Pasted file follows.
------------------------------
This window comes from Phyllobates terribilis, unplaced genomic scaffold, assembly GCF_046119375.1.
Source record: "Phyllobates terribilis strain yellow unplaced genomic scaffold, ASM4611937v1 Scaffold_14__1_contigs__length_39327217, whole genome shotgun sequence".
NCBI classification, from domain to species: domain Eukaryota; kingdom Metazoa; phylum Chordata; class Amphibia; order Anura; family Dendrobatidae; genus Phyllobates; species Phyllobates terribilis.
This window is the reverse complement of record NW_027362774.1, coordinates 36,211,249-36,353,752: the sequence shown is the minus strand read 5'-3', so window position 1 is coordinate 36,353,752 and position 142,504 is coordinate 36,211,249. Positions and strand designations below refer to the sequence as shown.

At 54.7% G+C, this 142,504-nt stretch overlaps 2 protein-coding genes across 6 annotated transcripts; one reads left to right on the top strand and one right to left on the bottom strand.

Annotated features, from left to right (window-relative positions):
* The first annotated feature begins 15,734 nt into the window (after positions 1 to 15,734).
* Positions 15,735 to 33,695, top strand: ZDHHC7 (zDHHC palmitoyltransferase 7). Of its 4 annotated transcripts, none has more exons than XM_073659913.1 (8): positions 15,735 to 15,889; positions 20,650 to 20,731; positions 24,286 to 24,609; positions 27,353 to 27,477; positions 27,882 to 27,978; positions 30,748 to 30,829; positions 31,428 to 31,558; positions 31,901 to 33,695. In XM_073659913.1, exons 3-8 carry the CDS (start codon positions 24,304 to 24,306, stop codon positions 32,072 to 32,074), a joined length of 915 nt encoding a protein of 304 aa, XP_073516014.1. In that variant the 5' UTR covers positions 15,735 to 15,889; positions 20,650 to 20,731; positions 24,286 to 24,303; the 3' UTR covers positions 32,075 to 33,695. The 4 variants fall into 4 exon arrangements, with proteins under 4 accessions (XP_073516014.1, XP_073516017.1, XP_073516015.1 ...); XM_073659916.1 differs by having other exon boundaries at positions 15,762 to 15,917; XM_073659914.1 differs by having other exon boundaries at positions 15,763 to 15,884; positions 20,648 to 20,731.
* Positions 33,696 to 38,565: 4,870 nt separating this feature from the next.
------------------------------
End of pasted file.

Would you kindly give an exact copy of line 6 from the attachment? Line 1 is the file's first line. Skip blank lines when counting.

Annotated features, from left to right (window-relative positions):